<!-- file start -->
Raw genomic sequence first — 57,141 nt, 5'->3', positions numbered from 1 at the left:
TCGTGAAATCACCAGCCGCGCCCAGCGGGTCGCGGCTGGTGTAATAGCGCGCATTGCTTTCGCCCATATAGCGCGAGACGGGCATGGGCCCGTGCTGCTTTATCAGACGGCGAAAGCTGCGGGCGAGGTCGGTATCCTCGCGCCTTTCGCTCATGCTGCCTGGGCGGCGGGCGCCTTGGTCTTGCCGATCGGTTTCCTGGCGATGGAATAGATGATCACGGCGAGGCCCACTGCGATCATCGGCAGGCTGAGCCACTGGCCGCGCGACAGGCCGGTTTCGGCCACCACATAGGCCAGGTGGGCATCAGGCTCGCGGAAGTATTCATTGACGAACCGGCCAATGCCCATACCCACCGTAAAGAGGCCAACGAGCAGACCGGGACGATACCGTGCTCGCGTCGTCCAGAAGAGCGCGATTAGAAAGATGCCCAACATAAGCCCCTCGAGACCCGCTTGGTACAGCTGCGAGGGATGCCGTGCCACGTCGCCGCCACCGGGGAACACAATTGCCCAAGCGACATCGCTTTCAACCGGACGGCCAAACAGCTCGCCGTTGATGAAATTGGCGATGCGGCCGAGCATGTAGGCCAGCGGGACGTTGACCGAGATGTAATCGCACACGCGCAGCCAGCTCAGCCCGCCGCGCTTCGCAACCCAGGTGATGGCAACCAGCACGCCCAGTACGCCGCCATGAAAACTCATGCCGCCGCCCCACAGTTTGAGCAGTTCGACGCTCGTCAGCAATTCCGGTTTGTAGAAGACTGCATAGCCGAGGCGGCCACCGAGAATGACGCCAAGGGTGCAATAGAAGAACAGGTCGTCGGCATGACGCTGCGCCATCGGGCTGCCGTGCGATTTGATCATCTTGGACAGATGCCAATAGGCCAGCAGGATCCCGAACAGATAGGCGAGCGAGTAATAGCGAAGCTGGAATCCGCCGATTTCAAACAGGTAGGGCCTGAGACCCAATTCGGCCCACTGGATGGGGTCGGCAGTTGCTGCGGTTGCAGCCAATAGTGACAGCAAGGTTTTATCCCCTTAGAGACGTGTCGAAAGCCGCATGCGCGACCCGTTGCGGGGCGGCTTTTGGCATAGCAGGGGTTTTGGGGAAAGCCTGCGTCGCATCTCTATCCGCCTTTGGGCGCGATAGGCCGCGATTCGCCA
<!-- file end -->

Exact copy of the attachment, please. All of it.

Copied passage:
Raw genomic sequence first — 57,141 nt, 5'->3', positions numbered from 1 at the left:
TCGTGAAATCACCAGCCGCGCCCAGCGGGTCGCGGCTGGTGTAATAGCGCGCATTGCTTTCGCCCATATAGCGCGAGACGGGCATGGGCCCGTGCTGCTTTATCAGACGGCGAAAGCTGCGGGCGAGGTCGGTATCCTCGCGCCTTTCGCTCATGCTGCCTGGGCGGCGGGCGCCTTGGTCTTGCCGATCGGTTTCCTGGCGATGGAATAGATGATCACGGCGAGGCCCACTGCGATCATCGGCAGGCTGAGCCACTGGCCGCGCGACAGGCCGGTTTCGGCCACCACATAGGCCAGGTGGGCATCAGGCTCGCGGAAGTATTCATTGACGAACCGGCCAATGCCCATACCCACCGTAAAGAGGCCAACGAGCAGACCGGGACGATACCGTGCTCGCGTCGTCCAGAAGAGCGCGATTAGAAAGATGCCCAACATAAGCCCCTCGAGACCCGCTTGGTACAGCTGCGAGGGATGCCGTGCCACGTCGCCGCCACCGGGGAACACAATTGCCCAAGCGACATCGCTTTCAACCGGACGGCCAAACAGCTCGCCGTTGATGAAATTGGCGATGCGGCCGAGCATGTAGGCCAGCGGGACGTTGACCGAGATGTAATCGCACACGCGCAGCCAGCTCAGCCCGCCGCGCTTCGCAACCCAGGTGATGGCAACCAGCACGCCCAGTACGCCGCCATGAAAACTCATGCCGCCGCCCCACAGTTTGAGCAGTTCGACGCTCGTCAGCAATTCCGGTTTGTAGAAGACTGCATAGCCGAGGCGGCCACCGAGAATGACGCCAAGGGTGCAATAGAAGAACAGGTCGTCGGCATGACGCTGCGCCATCGGGCTGCCGTGCGATTTGATCATCTTGGACAGATGCCAATAGGCCAGCAGGATCCCGAACAGATAGGCGAGCGAGTAATAGCGAAGCTGGAATCCGCCGATTTCAAACAGGTAGGGCCTGAGACCCAATTCGGCCCACTGGATGGGGTCGGCAGTTGCTGCGGTTGCAGCCAATAGTGACAGCAAGGTTTTATCCCCTTAGAGACGTGTCGAAAGCCGCATGCGCGACCCGTTGCGGGGCGGCTTTTGGCATAGCAGGGGTTTTGGGGAAAGCCTGCGTCGCATCTCTATCCGCCTTTGGGCGCGATAGGCCGCGATTCGCCA